Pasta is something I have wanted to conquer for quite some time. Conceptually I’m fine with it, but it’s the process of working the dough into beautiful thin ribbons, with arguably the world’s shakiest hands, that has consistently scared me off. But like they say, it’s always best to face your fears head on and when I was invited to Parma for a pizza and pasta making lunch I decided it was time to finally bury the hatchet.
I think one would be hard pressed to find a better place to do so than at Parma, Surry Hills’ hot new Italian joint. Parma offers a delicious range of modern Italian dishes inspired by the fresh produce from the ‘food heart’ of Italy – Parma. On the corner of Crown and Campbell Streets, the 120 seat restaurant is the perfect spot for a quick pizza at lunch, an after work aperitivo or a lavish dinner.
Head chef Alessandro Vinci-Cannava, formerly of Establishment and the Pymble Golf Club, brings his relaxed Italian style of cooking and personality to the venue. In his words: “Parma is all about creating a comfortable environment for diners to sit back, relax and enjoy some really good Italian food and wine. I’m always on hand to talk about the food and produce, and have even been known to share a recipe or two!”
And didn’t he just. I was joined by fellow food bloggers on Sunday afternoon for the master of all master classes with Alessandro, followed by a delicious carbohydrate rich feast sure to cure any sore heads floating around the kitchen.
With the 7 of us, plus chefs producing regular lunch service, there was hardly enough space for all the cameras that were furiously snapping pics. I can’t imagine working in a commercial kitchen at rush hour.
While we did start by making a basic pizza dough, the master class largely focused on pasta which suited my quest just fine. We learnt far more by having Alessandro guide us through the process than we would from a recipe. I’m going to share some of the tips and tricks he bestowed upon us. You’ll have to excuse a few hazy details. When you’re standing in a commercial kitchen in the middle of lunch service it’s hard not to get distracted, especially by the ‘Spaghetti al Sugo di Granchio’ (Spaghetti with a mud crab and saffron sugo served with heirloom cherry tomatoes and peas), or the ‘Torta Caprese’ (Traditional Italian flourless chocolate cake, whipped cream and strawberries).
You’re distracted already aren’t you, thinking about how good that looks, now do you feel my pain?! Anyway… down to cooking business.
Basic pizza dough:
500mL warm water (45 – 50°C)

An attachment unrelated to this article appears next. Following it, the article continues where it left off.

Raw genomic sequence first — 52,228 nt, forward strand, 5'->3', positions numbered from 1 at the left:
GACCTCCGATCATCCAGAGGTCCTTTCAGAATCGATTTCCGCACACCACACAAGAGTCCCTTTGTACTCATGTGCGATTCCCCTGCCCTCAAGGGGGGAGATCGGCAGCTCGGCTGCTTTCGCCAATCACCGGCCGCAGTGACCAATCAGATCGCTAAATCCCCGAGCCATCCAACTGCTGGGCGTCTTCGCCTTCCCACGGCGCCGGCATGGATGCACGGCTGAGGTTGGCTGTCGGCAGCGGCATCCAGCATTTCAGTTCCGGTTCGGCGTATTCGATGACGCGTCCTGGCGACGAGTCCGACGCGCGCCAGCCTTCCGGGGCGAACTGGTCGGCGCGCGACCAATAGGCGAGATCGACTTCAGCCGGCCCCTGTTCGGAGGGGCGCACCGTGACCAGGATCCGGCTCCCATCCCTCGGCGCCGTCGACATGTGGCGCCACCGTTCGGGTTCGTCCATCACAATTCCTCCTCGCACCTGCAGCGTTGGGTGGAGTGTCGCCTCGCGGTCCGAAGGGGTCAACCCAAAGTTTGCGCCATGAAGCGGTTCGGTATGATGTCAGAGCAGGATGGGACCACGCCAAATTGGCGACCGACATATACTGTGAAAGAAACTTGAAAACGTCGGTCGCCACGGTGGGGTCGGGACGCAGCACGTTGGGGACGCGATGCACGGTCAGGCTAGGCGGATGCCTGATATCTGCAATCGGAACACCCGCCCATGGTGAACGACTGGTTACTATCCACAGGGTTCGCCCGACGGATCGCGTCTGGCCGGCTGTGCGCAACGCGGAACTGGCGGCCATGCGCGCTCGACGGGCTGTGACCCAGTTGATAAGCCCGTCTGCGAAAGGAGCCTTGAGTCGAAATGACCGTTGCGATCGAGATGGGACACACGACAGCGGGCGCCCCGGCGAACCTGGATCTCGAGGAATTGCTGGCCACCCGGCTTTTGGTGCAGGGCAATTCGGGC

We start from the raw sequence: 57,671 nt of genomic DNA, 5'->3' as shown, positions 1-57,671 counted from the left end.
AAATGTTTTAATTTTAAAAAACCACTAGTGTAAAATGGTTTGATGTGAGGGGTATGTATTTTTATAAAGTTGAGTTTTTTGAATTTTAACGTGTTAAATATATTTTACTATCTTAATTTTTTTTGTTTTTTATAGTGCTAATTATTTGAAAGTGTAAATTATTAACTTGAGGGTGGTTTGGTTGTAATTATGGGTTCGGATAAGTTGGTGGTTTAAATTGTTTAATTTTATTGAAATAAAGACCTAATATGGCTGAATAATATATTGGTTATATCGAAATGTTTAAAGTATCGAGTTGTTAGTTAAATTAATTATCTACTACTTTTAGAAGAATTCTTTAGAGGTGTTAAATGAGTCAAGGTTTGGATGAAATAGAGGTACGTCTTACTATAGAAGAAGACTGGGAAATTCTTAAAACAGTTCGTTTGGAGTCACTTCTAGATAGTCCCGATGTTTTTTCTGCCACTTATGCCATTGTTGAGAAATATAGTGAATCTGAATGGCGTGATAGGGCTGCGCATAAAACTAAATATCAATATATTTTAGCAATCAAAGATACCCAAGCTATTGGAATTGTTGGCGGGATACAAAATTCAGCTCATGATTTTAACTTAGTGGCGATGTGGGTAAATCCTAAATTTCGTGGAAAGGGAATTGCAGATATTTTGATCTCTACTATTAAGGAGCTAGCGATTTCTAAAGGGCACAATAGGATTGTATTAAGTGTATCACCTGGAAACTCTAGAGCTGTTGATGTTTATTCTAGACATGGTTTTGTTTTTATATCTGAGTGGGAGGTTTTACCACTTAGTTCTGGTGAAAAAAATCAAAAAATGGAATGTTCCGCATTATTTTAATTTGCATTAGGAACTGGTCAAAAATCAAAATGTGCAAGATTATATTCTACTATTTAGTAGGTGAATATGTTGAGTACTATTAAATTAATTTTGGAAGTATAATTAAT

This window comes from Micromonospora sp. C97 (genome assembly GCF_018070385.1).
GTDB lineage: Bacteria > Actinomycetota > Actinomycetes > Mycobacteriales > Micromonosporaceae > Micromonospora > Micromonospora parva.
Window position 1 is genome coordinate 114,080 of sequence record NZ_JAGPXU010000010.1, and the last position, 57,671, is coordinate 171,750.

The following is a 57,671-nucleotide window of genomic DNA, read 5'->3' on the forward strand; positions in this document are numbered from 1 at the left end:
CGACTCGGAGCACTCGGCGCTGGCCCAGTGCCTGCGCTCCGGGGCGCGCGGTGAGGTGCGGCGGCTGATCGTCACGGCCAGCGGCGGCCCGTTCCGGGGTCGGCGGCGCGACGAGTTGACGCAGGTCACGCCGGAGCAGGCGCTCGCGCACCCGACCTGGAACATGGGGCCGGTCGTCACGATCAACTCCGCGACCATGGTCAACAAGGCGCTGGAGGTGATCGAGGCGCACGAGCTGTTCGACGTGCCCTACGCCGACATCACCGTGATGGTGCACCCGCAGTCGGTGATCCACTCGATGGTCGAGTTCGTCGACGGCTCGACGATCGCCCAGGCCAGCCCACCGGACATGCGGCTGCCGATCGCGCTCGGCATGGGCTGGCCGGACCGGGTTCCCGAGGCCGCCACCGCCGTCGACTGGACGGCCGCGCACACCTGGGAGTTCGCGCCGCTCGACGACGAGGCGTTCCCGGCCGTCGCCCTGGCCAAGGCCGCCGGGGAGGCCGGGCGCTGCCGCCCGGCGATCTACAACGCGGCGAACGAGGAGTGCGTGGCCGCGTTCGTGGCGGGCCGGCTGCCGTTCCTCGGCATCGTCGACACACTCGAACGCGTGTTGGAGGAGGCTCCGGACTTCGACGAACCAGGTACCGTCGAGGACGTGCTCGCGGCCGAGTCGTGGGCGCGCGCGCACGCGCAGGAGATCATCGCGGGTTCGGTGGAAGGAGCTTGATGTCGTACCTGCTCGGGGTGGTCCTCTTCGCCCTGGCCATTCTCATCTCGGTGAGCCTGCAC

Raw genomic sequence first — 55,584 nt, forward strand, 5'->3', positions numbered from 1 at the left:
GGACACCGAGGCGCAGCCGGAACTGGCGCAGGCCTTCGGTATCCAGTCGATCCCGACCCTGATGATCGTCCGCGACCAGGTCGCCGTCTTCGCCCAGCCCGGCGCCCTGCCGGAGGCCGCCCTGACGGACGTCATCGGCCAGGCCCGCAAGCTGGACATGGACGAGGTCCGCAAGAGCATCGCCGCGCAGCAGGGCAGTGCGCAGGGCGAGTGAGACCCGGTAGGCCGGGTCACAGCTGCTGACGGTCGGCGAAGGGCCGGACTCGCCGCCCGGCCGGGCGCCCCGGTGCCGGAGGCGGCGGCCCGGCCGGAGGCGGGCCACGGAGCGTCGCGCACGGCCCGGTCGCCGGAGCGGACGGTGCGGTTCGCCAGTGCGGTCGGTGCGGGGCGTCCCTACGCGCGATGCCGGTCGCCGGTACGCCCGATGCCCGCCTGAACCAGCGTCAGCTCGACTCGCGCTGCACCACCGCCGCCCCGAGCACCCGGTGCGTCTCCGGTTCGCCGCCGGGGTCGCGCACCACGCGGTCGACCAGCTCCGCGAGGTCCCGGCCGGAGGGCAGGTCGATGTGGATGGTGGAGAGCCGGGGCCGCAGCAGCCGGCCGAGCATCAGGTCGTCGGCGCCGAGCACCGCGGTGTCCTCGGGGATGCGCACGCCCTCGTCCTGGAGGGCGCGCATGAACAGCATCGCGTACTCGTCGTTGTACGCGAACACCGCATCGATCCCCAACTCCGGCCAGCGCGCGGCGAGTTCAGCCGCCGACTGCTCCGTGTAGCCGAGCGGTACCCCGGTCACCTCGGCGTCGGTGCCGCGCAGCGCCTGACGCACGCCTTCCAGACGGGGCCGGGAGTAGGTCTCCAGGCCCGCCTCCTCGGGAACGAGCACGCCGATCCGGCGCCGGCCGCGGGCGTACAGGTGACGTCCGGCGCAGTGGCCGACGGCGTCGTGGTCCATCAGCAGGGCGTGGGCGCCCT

8 grams fresh yeast
30 mL extra virgin olive oil
25 grams salt
- Dissolve yeast in warm water using a whisk and put aside, let it settle until it becomes frothy.
- Gradually add yeast mixture to flour whilst mixing and then add salt and oil, continuing to mix until it becomes smooth.
- Set dough aside in a warm place, covered with plastic film and a tea towel until it has doubled in size. Around 30 minutes.
- Cut into smaller pieces and set aside again as above to proof, until each ball has doubled in size.
- Once dough is ready, keep balls covered and roll only as required.
Cooking the pizza:
While we didn’t have much time to run through cooking pizza in any depth, here are some tips I picked up:
- Preparing: The dough can be prepared beforehand and left to proof slowly in an airtight container. This will take at least 4 hours. If the dough is left overnight it is recommended to reform balls and let them reproof in a warm place until doubled in size again.
- Toppings: Alessandro is all for traditional simplicity and I agree. Choose a few ingredients and let them be the hero, none of this Supreme business. Also try and get some traditional Italian ingredients. My personal favourite is the IGA, Haberfield (155 Ramsay Rd). It’s filled with loud Italian families on Saturday mornings, which makes my heart sing.
- Oven: For us home cooks, no need to fret if you don’t a) have a woodfired oven (props to you if you do) or b) have a pizza stone. You can cook your pizza on a terracotta tile. Put the tile, clean and hopefully not just ripped off your roof, into a cold oven, let it warm up so that by the time you put your pizza on it it’s piping hot. This results in a crispy base that almost rivals a woodfired pizza.